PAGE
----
Continuing from my previous piece, fourth, the total Afghan security forces will, by 2014, amount to 352,000 personnel with minimal recruitment from the south and east (Pashtuns from these areas comprise three per cent of the army and may have no higher representation in the Afghan National Police, which will number 157,000. Over the next eight months, the Americans will supply some $2.7 billion worth of military equipment including aircraft and armoured vehicles. This will not, however, include any fighter jets or tanks, both of which the Afghan defence minister has said Afghanistan needs to deter external aggression but which the Americans believe are beyond Afghan capacity to handle and presumably beyond Afghanistan’s needs. The Americans now calculate that they will need to provide $3 billion a year to sustain this force as against earlier estimates of $8 billion. Karzai himself has indicated that he wants a smaller force that Afghan resources can sustain. Presumably, he is also prepared to dismiss as unwarranted the fear of his defence minister that Afghanistan will be subject to external aggression. This Karzai inclination needs to be reinforced by reassurances that Afghanistan will face no external military threat and by expert advice on how Afghan forces can be trimmed or their costs brought down while canvassing for the maintenance of external assistance needed to sustain these forces until Afghanistan can assume the burden.
Fifth, the present prism of security first and security last through which our military and, by necessary extension, our civilian leadership has viewed Afghanistan needs to be critically re-examined. It is certainly right for us to want in Afghanistan a friendly government that will not allow the use of its territory for activities aimed at destabilising Pakistan. This is an issue that can and should figure at the November meeting in Istanbul where apparently Afghanistan’s neighbours and near neighbours will offer pledges to help stabilisation in Afghanistan and not to seek to use Afghanistan for any purpose detrimental to Afghanistan or any of its neighbours.
Let us also acknowledge that a measure of hostility will be on display from whatever government is in power in Kabul because domestic political compulsions will require them to raise the question of the Durand Line. This is a situation that prevailed even when the Taliban regime, theoretically totally beholden to us, was in power in Kabul. The best safeguard against a hostile Afghanistan is, however, to create a measure of economic interdependence. Today, Afghanistan as a landlocked country conducts its foreign trade largely through Pakistan. Pakistan in turn can use Afghanistan for its trade with Central Asia and, more importantly, for bringing fossil fuel from Turkmenistan and Uzbekistan, and electricity from Tajikistan into South Asia. For Pakistan, this is an urgent need since this would be the most economical route for the import of the energy Pakistan needs. It will also be a source of revenue, as Pakistan itself becomes a transit country for the export of this energy to India. Sixth, we must recognise that even while Pakistan ceases to interfere in Afghanistan — currently it is the country most often accused of doing so — there has been a long history of Afghanistan’s other neighbours and near neighbours also doing so perhaps without attracting the same measure of opprobrium. It is also a fact that Afghans have for the last many decades become rather expert at inviting such interference to strengthen their own position in internal power struggles. At this point of time there will be an even greater urge on the part of some of these countries because of the presence of American bases.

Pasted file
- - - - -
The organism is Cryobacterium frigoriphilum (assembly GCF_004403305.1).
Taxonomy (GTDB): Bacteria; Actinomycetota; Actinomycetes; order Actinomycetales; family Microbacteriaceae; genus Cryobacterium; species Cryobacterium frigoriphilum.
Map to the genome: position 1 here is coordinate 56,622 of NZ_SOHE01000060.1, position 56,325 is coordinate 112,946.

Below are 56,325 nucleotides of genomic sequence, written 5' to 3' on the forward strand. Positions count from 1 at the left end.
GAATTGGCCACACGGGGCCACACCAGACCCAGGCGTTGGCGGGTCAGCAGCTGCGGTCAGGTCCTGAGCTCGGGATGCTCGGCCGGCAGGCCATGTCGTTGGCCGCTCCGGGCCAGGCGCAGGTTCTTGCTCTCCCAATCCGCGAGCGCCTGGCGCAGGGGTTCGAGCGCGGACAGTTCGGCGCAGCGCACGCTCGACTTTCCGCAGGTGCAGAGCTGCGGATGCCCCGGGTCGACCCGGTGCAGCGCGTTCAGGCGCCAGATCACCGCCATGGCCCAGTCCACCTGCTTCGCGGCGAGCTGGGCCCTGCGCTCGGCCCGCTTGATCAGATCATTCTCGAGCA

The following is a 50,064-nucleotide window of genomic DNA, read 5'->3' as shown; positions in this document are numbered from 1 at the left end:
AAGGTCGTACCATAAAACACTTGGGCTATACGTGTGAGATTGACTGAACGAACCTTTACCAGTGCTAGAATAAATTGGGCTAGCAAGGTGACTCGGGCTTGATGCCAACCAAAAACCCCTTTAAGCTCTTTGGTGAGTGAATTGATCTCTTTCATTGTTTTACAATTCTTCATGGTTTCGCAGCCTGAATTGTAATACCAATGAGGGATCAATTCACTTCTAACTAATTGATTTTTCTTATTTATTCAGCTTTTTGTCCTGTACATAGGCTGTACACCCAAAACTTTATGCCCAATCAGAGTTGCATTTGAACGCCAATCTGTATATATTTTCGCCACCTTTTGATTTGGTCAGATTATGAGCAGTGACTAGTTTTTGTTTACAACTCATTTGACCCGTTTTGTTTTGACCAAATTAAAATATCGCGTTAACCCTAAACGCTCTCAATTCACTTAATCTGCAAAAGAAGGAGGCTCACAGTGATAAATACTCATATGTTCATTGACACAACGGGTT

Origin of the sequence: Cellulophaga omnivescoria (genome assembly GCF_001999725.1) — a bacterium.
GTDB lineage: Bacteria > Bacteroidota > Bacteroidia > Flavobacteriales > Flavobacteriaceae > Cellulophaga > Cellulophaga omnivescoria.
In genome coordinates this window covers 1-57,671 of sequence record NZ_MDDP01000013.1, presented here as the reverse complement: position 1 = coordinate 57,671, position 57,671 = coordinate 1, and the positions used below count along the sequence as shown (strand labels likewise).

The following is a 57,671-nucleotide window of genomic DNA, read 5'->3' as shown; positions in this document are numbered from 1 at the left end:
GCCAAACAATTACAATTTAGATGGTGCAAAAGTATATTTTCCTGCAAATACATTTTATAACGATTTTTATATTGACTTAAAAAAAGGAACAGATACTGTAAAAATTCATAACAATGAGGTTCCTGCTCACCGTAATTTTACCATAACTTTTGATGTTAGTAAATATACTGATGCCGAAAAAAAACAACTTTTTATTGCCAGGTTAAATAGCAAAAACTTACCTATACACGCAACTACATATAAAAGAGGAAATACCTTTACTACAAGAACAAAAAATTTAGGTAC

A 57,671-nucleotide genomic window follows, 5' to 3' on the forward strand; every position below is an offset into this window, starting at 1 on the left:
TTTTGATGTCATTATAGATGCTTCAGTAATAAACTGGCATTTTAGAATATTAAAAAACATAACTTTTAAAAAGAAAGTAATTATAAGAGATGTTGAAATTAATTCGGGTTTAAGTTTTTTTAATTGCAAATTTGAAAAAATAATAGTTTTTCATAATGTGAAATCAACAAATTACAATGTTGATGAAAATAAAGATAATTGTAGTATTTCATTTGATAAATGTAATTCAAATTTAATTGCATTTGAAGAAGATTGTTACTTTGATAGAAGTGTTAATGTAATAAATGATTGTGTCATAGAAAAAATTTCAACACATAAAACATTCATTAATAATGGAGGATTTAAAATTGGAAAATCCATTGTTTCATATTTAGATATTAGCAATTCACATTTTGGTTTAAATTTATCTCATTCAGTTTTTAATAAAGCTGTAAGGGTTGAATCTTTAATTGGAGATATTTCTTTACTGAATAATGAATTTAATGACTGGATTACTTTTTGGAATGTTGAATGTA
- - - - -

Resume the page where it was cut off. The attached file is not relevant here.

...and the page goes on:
Clearly it is Afghanistan’s hope that at the Istanbul meeting of Afghanistan’s neighbours pledges of non-interference will be made with serious intent. This hope may not be realised even if Afghanistan is able to state that the American military presence will be wound up as soon as reconciliation has been worked out and a durable peace is established. The only safeguard would be that the reconciliation that the Afghans work out among themselves with our assistance is such that no Afghan faction feels it necessary to invite or permit foreign interference. Seventh, Pakistan has suffered the fallout of the situation in Afghanistan to a much greater extent than any other neighbour or near neighbour. For no other country is the restoration of stability in Afghanistan more important than it is for Pakistan. Success in efforts to expel or eliminate the foreign militants who have found shelter on our soil and have, because of the connections they have established with domestic extremists, made difficult if not impossible the task of de-radicalising our social polity depends on stability in Afghanistan and that in turn depends on an acceptable reconciliation.
(To be continued)
Published in The Express Tribune, August 31st, 2011.
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